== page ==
Unfortunately, when someone in Missouri or elsewhere is accused of committing a sexual assault, a familiar pattern tends to emerge. Most people assume that the defendant is guilty even before the defendant and the defense attorney get to present the defendant's side of the story.
This appears not to be the case for a pastor in Stover, Missouri, however. This past October, prosecutors charged the pastor with second-degree statutory rape, forcible rape and sexual abuse, among other charges. But many of his parishioners have rallied to his defense.
It was reported that no church member offered a motion to remove the pastor from his position with the church. The charges date from events that were alleged to have occurred in the late 1990s and in 2005, and one church member asked rhetorically why the alleged assaults had not been reported earlier. Another indicated that the pastor was the best pastor he had ever had.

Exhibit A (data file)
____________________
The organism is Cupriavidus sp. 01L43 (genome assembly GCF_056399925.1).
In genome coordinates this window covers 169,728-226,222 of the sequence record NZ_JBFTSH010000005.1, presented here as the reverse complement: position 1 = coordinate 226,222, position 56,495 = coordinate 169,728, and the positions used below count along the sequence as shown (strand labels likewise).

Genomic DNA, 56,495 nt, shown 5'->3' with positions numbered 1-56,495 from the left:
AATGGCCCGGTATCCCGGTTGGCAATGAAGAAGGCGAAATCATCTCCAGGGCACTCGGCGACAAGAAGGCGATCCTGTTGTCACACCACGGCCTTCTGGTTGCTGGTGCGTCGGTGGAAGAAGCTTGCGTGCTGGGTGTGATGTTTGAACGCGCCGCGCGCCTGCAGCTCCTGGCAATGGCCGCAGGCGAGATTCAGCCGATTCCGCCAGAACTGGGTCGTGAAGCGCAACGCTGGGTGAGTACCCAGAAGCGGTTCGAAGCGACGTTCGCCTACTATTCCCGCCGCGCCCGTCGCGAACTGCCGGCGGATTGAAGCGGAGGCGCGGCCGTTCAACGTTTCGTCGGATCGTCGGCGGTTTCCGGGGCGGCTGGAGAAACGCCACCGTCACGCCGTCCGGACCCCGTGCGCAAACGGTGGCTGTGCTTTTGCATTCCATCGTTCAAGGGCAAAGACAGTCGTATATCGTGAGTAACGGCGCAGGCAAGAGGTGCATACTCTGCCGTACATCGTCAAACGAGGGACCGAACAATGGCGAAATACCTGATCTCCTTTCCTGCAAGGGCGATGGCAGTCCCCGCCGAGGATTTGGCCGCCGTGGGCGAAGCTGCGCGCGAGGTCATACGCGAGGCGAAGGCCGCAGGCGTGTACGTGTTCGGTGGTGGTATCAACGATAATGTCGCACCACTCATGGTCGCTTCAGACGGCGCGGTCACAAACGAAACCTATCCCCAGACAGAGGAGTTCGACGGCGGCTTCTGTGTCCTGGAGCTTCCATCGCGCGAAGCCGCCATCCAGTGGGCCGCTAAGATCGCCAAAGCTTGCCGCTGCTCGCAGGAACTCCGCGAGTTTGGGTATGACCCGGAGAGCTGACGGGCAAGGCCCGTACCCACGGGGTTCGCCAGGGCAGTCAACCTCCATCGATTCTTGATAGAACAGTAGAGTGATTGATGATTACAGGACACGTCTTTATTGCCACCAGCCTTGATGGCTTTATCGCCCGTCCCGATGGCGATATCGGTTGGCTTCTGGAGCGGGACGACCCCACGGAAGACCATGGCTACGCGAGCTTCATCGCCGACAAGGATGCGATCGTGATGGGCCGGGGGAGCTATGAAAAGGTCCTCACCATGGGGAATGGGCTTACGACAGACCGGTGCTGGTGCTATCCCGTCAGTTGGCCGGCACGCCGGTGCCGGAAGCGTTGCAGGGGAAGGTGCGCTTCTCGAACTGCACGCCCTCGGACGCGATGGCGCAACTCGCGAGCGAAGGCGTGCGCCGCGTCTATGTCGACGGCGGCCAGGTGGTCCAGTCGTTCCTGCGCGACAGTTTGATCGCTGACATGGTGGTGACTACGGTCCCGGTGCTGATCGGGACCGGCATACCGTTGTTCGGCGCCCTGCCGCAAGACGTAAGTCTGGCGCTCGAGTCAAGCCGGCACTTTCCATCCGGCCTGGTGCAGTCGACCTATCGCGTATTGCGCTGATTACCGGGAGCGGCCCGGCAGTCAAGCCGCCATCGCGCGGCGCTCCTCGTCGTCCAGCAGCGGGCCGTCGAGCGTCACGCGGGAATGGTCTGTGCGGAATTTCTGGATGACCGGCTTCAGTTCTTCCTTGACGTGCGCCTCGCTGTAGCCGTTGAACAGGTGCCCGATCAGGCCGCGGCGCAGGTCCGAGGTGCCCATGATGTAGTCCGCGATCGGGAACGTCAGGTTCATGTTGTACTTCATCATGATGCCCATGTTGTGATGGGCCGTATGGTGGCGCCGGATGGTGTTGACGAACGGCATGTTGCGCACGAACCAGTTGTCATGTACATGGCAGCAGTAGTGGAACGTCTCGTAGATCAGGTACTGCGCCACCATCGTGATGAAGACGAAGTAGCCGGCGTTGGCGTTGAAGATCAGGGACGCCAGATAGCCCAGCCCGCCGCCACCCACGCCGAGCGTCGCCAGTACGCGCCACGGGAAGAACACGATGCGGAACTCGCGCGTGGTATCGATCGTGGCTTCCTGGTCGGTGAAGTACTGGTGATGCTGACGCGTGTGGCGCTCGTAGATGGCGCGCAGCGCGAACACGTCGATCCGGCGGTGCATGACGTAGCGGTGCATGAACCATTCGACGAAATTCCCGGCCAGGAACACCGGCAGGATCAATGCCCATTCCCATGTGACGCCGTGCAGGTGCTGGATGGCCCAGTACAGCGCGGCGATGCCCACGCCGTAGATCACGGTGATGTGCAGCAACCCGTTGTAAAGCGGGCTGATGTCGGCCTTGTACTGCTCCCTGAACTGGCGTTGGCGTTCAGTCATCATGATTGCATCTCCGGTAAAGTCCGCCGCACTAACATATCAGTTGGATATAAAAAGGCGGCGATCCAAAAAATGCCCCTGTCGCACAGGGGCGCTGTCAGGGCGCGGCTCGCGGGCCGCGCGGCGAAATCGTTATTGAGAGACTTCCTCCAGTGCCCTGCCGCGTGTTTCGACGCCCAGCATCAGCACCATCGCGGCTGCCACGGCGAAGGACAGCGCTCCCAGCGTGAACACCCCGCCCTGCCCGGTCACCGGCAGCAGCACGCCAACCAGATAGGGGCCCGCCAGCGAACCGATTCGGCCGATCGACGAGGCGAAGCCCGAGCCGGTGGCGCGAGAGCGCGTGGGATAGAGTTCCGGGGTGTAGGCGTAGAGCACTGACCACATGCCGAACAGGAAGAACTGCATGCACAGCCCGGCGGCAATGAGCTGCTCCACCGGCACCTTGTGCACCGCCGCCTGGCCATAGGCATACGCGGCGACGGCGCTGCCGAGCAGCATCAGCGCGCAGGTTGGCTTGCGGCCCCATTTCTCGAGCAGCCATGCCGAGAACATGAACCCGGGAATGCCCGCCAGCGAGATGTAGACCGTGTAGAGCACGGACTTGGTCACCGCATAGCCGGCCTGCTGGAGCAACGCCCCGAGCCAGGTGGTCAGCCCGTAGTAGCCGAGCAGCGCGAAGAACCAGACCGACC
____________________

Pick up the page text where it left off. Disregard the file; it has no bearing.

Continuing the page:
These parishioners understand that under our system of law, a criminal defendant is considered innocent until proven guilty. The prosecution has ample opportunity to tell its side of the story during the investigation, but it is important that the other side of the story is conveyed as well.
Much has been made of the fact that the pastor was accused of sexual abuse a few years ago. But he was not convicted: The charges were dropped in one case, and he was found not guilty in the other.
Not every criminal defendant is lucky enough to get a great deal of support from the community. But almost all defendants get the chance to present the facts to an impartial jury, and the trial is sometimes the best venue in which to avoid a miscarriage of justice in the form of a wrongful conviction.
Source: stltoday.com, "Fate of Baptist pastor accused of abuse is in the hands of his flock," Tim Townsend, Dec. 09, 2012